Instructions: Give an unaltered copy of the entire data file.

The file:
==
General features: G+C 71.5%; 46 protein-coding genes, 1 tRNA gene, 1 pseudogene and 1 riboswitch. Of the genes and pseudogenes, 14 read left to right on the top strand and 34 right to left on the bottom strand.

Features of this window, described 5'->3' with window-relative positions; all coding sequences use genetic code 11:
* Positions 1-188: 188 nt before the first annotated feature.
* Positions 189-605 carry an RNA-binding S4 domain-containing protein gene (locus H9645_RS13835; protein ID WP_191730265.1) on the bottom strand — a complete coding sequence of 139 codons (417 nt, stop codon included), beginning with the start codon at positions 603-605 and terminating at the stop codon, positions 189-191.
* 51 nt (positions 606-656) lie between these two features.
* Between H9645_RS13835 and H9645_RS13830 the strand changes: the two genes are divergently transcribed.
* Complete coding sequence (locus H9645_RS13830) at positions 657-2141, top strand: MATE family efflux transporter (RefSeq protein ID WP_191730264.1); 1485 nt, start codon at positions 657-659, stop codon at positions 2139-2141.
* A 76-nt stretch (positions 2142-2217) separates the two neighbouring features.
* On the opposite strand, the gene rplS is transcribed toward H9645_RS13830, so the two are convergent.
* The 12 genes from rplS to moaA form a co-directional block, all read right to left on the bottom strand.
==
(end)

General features: G+C 71.5%; 46 protein-coding genes, 1 tRNA gene, 1 pseudogene and 1 riboswitch. Of the genes and pseudogenes, 14 read left to right on the top strand and 34 right to left on the bottom strand.

Features of this window, described 5'->3' with window-relative positions; all coding sequences use genetic code 11:
* Positions 1-188: 188 nt before the first annotated feature.
* Positions 189-605 carry an RNA-binding S4 domain-containing protein gene (locus H9645_RS13835; protein ID WP_191730265.1) on the bottom strand — a complete coding sequence of 139 codons (417 nt, stop codon included), beginning with the start codon at positions 603-605 and terminating at the stop codon, positions 189-191.
* 51 nt (positions 606-656) lie between these two features.
* Between H9645_RS13835 and H9645_RS13830 the strand changes: the two genes are divergently transcribed.
* Complete coding sequence (locus H9645_RS13830) at positions 657-2141, top strand: MATE family efflux transporter (RefSeq protein ID WP_191730264.1); 1485 nt, start codon at positions 657-659, stop codon at positions 2139-2141.
* A 76-nt stretch (positions 2142-2217) separates the two neighbouring features.
* On the opposite strand, the gene rplS is transcribed toward H9645_RS13830, so the two are convergent.
* The 12 genes from rplS to moaA form a co-directional block, all read right to left on the bottom strand.